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It's time for 'Winter' visitors


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Author Topic: It's time for 'Winter' visitors  (Read 2602 times)
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« on: October 04, 2013, 08:54:52 am »

If one is interested in migrant birds, the ideal time to look for them is during the last two months of the year, by mid-November, the majority of our wintering birds may have arrived in our shores. The migrant birds generally start arriving here late in August and early September. When the cold wind from the Bay of Bengal begin to blow over, heralding the onset of the North-East monsoon. But it will not be until October and November that the main influx takes place. During these two months large number of winter birds arrives from their breeding haunts in the dist and part of Asia and Europe.

There are nearly 427 species and sub-species of birds in Sri Lanka today and of them approximately 176 are migrants. And, except a few species of oceanic birds, all of them fall in to one category - winter visitors.

From which parts of world do these migrants birds come and how? What are there migratory routes? These are but a few of the questions posed by amateur bird watchers. Detailed studies carried out by ornithologists in this country an elsewhere have revealed that majority of migrant birds found in Sri Lanka come from countries situated within the temperature zone.

Almost all migratory waders seen here during the North-East monsoon have breeding grounds in the Steppes and Tundra, north of Asia and Europe. Such birds as the Turnstone, Marsh Sandpiper, Sanderline, Long-tailed Stint and Caspian Plover may Sri Lanka from breeding grounds in Northern and Southern Russia or from places within the Arctic Circle.

The Great brown-headed Gull and the Herring Gull; which occasionally visit our coastal lagoons, definitely come from large lakes in central Asia and from Russia, including Siberia, while their smaller relative, the Whiskered Tern comes here from inland lakes in Kashmir.

The Pintail, Garganey, Shoveller and Gadwall are some of the wild Ducks most of us will know may have seen some time or other. But how many of us actually know the great distance they fly to reach the warmth of our shores? The vast majority of them come from countries far North of Asia and Europe, and a few from Tibet and Mongolia. The commoner snipes - pintail and fantail-hail from places situated thousand miles apart. The first comes here from the East Siberian marshes and other from Northern European countries, Japan and northern China.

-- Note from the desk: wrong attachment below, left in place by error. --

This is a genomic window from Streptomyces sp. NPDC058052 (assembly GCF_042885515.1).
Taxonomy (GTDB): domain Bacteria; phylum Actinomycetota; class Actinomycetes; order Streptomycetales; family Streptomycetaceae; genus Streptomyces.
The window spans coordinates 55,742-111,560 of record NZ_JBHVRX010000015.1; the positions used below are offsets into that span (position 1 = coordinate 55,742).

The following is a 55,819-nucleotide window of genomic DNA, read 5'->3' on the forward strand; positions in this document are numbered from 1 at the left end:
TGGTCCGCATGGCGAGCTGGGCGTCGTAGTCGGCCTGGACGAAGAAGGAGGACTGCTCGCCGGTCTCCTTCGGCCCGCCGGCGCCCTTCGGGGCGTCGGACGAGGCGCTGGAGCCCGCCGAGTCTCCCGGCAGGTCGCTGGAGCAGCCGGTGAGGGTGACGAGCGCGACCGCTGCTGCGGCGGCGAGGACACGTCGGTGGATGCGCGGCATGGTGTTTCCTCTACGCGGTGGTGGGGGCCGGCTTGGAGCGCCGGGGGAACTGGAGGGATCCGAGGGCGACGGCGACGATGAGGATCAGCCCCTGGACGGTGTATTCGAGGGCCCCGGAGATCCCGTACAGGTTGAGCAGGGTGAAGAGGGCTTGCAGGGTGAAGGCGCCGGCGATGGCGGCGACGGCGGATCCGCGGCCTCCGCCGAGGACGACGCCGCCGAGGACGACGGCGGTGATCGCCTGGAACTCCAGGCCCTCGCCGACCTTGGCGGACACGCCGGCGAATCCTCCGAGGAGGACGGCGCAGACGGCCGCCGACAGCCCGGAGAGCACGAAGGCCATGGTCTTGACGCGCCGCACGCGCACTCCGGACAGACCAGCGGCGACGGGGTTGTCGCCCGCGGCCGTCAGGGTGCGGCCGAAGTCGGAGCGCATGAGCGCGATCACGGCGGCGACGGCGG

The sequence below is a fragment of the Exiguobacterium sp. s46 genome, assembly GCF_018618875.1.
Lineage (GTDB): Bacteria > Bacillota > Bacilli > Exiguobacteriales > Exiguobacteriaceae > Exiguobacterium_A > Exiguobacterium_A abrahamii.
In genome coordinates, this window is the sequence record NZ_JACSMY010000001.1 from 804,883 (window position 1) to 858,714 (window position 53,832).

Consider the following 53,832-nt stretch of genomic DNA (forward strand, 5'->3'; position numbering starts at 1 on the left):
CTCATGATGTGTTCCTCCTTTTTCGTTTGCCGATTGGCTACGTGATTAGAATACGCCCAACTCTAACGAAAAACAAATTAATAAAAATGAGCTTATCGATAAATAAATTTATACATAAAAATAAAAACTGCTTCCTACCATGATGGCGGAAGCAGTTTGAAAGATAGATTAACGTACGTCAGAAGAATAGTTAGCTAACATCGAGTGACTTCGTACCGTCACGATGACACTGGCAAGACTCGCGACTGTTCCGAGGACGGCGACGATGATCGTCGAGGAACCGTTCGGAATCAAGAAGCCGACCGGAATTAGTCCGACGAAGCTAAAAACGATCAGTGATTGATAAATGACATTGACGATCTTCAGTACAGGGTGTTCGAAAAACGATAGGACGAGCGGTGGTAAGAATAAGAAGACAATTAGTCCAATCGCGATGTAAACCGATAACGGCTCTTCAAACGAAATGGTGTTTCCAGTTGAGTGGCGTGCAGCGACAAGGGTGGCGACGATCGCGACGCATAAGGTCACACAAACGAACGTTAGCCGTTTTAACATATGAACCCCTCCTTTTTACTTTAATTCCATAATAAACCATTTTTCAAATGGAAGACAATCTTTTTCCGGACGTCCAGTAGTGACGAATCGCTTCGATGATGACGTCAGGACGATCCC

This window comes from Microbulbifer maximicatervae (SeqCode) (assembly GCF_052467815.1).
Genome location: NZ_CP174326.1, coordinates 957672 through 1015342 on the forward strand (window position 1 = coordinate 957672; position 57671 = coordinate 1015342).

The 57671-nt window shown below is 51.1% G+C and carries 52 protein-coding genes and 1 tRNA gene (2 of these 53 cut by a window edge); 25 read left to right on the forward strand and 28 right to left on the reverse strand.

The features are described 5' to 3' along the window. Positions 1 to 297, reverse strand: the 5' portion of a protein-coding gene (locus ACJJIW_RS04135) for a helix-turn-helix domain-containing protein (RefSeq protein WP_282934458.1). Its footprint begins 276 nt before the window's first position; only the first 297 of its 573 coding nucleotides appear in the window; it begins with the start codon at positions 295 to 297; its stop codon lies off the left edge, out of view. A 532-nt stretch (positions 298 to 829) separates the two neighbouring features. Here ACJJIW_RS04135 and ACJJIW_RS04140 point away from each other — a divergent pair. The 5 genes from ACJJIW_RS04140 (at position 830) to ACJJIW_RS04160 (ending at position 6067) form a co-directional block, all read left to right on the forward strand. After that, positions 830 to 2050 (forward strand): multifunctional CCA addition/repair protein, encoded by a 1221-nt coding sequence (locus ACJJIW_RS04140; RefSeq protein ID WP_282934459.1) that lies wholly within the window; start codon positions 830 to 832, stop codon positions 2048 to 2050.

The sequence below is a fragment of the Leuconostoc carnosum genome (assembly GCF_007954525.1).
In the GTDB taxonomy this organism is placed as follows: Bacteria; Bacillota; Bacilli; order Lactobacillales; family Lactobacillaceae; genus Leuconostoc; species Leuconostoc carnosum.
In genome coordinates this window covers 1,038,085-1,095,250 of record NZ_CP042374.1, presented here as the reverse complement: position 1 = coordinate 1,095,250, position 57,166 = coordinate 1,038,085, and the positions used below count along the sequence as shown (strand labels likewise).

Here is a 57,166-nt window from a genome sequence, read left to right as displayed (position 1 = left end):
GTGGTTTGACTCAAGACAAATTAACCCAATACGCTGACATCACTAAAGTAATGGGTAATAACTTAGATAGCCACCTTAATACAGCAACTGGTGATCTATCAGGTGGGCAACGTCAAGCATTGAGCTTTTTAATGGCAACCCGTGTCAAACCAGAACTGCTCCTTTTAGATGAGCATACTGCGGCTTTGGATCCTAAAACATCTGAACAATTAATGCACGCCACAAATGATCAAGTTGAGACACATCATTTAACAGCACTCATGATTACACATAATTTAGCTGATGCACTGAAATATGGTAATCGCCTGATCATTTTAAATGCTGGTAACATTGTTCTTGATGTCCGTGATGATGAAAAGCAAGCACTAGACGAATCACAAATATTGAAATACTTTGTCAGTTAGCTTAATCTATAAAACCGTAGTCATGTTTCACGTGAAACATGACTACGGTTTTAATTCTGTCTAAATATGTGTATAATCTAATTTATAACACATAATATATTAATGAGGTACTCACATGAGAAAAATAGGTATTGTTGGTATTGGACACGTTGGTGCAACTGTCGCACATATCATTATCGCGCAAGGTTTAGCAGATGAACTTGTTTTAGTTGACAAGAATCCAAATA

The migratory Warblers (as many as eleven are known) almost certainly come from breeding grounds in Eastern Europe and Northern Asia. While a couple of Warblers come from Afghanistan, Kashmir and the Himalayas, the Blue-Chat, Pied Ground Thrush, Northern Orange Headed Ground Thrush and Indian Blue Rock-Thrush come solely from Himalayan foothills.

So do some of the migratory flycatchers, i.e. Blue-throated Flycatchers, Brown Flycatchers and the Layard's flycatcher. It is certainly that the Indian White Wagtail, Eastern Gray wagtail and the yellow-headed Wagtail too come from the Himalayan nesting grounds.

The Indian plaintive Cuckoo and the Asian Common Cuckoo certainly breed in the same localities as the flycatchers, and used the same routes along the west coast to reach Sri Lanka.

The Hawks and Eagles encountered in the island during winter period come from a variety of countries in Asia and Europe. The Siberian Honey Buzzard has its headquarters in Eastern Siberia, while the Desert Buzzard comes from Japan or perhaps from Burma.

The four species of Harriers occur in the island have been traced to breeding grounds in northern parts of Asia and Europe.

The Osprey and the short-eared Owl are birds of the Temperature Regions. The rarer Red-legged Falcon arrives from breeding places in the North East of Asia and the Kestrels fly in to Sri Lanka from Western European countries, Japan and Northern China. The Purple Wood Pigeon obviously comes from Bengal Indo-China and the two migratory Turtle Doves have their nesting haunts from the Himalayas and Central Asia.

The Black-capped Kingfisher and the Tiger or Malay Bittern are considered rare migrants whose nesting grounds have been traced to Western Sumatra, Burma and Malaysia to China.

The bird watchers countrywide looks forward to the arrival of the Eastern Swallow than the other migrant birds. It is one of the first to appear in our shores, scattered flocks having been seen here as early as the third week of August.

The Eastern Gray Wagtail, perhaps the commonest and the most welcome visitor in the Central Hill Zone, may be another forerunner in the long train of winter visitors in our country immediately on arrival in the Island it be takes to the hill country and as a result its first arrival is hardly recorded in the low-lands.

The Sandpipers, Stints, Curlews, Golden Plover, too arrive in the late August or early September. Many of the smaller passerine birds start to arrive in the late September or October.

The Pintail Snipe comes in from September. The ducks, teal and other wild fowl are surely the last to start on their migratory journeys, which can be judged from the vast flocks that appear in Sri Lanka during November and December.

Sunday Observer
by K.G.H. Munidasa
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